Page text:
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LCP Chemicals ARCO Neighborhood Testing Plan



We recently received for review the Draft Work Plan for Off-site Soil Sampling, LCP Chemicals Superfund Site, Brunswick, Georgia, dated May 7, 2004. This plan summarizes past sampling activities in the neighborhood next to the site, the ARCO neighborhood, and proposes some additional testing.

Overall, the actual testing proposed is very limited. Few new samples are collected and tested under this plan. Only very limited conclusions could be drawn from such a simplistic look at pollution in the neighborhood. The study appears designed to “prove” the old sampling was correct rather than find out if the neighborhood is safe.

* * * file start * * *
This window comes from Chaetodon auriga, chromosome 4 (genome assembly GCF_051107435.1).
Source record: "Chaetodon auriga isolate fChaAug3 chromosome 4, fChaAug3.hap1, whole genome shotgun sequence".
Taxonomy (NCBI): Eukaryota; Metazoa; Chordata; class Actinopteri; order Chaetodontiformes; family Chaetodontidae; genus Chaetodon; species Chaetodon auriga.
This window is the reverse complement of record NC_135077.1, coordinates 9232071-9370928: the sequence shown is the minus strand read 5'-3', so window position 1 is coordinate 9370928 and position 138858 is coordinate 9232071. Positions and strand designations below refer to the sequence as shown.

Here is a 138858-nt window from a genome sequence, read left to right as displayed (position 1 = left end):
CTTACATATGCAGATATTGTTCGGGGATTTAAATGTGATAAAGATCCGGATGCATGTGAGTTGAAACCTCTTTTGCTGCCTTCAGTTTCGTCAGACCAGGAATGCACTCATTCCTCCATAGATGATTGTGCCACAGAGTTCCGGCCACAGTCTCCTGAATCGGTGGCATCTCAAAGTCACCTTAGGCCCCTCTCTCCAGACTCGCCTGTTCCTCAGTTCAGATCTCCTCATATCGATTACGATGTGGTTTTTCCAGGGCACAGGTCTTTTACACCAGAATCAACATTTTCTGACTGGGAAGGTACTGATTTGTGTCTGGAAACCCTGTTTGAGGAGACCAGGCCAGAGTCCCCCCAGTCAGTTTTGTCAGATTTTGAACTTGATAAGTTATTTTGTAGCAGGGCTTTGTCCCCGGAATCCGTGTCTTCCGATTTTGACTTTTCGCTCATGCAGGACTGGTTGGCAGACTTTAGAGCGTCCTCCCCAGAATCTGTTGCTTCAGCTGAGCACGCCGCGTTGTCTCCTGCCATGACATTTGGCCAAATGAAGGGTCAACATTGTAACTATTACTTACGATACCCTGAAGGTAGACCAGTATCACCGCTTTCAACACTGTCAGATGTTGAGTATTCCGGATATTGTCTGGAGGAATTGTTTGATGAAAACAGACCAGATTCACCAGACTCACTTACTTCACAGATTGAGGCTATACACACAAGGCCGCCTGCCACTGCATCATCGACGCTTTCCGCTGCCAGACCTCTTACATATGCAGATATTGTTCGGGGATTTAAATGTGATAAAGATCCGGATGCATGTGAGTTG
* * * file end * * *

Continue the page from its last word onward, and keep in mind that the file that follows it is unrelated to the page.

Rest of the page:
The LCP Chemicals superfund site is a 550-acre site along the Turtle River in Glynn County Georgia. The site was the location of several industrial chemical plants producing bleach, petroleum products, or paint. These operations left the area heavily contaminated with known chemical toxins from ground, water and air pollution. The site is in the process of being cleaned with Federal and State oversight. One issue for the local community is the extent of contamination from air pollution and any surface runoff. Various industries at the site used “stacks” and fans to vent chemical processes directly into the air. Most pollutants travel only a short distance before settling back to the ground, and the ARCO neighborhood is in the pathway of any possible contamination. In an earlier evaluation the Environmental Protection Agency noted: “It is very likely that this airborne deposition traveled with prevailing winds, and mercury was therefore distributed over a potentially rather large area. The prevailing wind direction for this area is from the northwest, away from the marsh area.” [emphasis added; Section 7.1.3, airborne redeposition (page 42, Operable Unit One Upland Soils and Estuary March 2002)].